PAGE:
- If your company has fewer than 20 employees, you must sign up for Medicare as soon as you are eligible. If you do not sign up, the group plan can refuse to pay your claims. Then when you finally sign up for Medicare, you will be faced with late enrollment penalties.
If you work for a large company, it’s important that you compare your employer coverage and Medicare. You can have Medicare Part A (which if you paid Medicare taxes while working, Part A has no premium), and your employer group plan at the same time.
If you keep your large employer group coverage, you’ll have a Special Enrollment Period after you leave your job. You qualify to sign up for Part A, Part B, Part D, and a Medicare Supplement plan without penalty.
After you leave your job, you have an eight-month special enrollment period to sign up for Medicare benefits. As well as a Medicare Supplement plan. If you miss this opportunity you could be without coverage for several months.
Suppose you quit working in October and you do not sign up for Medicare. In May, your retiree or COBRA plan realizes you are eligible for Medicare and stops paying your claims. In addition to being without coverage, you will likely pay Medicare late enrollment penalties with your Part B and Part D premiums.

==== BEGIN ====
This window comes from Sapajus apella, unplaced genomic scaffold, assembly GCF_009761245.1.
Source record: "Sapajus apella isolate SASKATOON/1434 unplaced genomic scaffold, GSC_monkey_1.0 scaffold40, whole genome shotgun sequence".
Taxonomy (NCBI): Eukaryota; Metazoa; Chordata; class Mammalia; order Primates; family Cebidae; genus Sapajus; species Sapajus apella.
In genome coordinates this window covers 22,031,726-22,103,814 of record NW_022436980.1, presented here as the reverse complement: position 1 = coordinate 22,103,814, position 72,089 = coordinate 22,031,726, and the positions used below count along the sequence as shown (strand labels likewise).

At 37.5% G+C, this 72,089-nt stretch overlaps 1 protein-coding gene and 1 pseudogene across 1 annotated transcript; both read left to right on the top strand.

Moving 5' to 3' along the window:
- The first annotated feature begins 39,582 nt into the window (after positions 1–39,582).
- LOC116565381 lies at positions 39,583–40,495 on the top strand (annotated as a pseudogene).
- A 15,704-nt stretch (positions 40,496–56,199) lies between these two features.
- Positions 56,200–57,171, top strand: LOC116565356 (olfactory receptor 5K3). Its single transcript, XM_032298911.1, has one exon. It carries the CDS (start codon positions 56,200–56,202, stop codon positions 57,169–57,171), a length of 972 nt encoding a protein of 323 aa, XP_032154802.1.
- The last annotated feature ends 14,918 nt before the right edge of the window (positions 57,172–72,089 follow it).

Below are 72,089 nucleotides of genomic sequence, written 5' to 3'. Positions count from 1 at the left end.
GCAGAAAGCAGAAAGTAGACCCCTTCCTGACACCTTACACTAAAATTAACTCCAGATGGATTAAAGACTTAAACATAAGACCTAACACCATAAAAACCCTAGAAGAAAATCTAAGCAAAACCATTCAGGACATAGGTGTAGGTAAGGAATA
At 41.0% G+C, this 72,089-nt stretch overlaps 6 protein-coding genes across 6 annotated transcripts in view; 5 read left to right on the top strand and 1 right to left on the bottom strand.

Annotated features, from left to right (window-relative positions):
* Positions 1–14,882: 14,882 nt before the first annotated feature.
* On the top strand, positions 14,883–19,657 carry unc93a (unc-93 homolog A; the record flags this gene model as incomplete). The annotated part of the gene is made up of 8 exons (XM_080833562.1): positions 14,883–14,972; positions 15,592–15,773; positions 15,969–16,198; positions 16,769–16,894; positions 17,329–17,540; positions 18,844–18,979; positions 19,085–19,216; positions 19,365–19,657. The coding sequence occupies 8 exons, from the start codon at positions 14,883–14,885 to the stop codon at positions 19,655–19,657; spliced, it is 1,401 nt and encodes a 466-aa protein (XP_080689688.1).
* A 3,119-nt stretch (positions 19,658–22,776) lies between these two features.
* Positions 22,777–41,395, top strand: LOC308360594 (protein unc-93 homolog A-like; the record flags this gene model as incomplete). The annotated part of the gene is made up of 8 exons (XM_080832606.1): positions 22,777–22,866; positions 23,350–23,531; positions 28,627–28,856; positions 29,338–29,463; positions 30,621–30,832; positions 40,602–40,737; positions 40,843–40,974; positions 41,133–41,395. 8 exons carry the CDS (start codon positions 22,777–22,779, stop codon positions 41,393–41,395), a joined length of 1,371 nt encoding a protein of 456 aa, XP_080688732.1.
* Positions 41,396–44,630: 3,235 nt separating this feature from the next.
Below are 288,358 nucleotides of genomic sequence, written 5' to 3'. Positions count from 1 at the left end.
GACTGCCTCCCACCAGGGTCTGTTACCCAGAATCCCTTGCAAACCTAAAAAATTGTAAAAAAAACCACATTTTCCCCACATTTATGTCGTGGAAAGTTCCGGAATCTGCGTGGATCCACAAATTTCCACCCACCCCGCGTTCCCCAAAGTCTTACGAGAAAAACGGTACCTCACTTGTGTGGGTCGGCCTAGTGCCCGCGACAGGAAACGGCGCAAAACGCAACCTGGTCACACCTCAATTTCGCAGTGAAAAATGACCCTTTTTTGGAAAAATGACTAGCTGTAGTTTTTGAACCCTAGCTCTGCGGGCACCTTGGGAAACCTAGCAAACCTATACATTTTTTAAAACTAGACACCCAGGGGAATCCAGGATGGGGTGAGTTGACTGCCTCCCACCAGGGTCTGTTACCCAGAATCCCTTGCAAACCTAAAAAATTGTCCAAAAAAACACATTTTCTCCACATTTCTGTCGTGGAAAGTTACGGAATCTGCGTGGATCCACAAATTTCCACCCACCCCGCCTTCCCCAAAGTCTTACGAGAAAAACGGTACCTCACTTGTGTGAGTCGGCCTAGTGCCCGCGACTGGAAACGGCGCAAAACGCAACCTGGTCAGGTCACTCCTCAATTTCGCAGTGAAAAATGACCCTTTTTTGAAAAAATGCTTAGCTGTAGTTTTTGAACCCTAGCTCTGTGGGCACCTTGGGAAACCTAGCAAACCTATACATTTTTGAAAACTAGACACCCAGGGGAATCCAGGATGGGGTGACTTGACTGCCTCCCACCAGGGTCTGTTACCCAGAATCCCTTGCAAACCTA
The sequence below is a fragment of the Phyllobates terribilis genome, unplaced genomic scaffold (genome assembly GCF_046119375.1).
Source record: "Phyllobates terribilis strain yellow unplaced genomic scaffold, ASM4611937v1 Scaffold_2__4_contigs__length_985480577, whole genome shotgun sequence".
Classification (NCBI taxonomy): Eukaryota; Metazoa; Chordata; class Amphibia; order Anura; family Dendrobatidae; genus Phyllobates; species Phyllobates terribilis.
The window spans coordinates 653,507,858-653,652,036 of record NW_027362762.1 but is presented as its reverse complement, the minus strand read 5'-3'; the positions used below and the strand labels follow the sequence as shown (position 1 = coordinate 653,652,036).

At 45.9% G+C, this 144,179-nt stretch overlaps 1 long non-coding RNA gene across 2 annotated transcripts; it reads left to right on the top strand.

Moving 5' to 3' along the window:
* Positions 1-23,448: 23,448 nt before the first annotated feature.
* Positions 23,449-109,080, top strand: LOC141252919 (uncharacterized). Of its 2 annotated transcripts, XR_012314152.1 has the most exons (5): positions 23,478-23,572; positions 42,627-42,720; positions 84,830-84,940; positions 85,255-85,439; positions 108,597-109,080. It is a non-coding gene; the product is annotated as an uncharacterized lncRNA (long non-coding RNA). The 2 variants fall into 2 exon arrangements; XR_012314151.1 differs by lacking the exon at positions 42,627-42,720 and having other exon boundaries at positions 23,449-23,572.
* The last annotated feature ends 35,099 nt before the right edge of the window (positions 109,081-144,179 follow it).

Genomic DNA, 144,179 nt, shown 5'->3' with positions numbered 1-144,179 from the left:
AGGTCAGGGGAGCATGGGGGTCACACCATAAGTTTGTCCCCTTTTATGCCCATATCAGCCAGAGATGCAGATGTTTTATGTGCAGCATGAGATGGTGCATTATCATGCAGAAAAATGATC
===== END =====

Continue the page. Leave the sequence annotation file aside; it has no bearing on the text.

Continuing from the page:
It’s very important to talk to your employer’s benefits coordinator before you decide what to do when turning 65 and continuing to work. Your benefits may change if you enroll in Medicare, even if you just enroll in Part A.
Medicare isn’t all You Should be Thinking About
- Medicare doesn’t cover Long-term home care or residence in an assisted living facility or nursing home. Having a private insurance policy to help pay for these things can be expensive. If you don’t have a policy, your mid-60s is the last age at which buying a new policy is affordable for most people.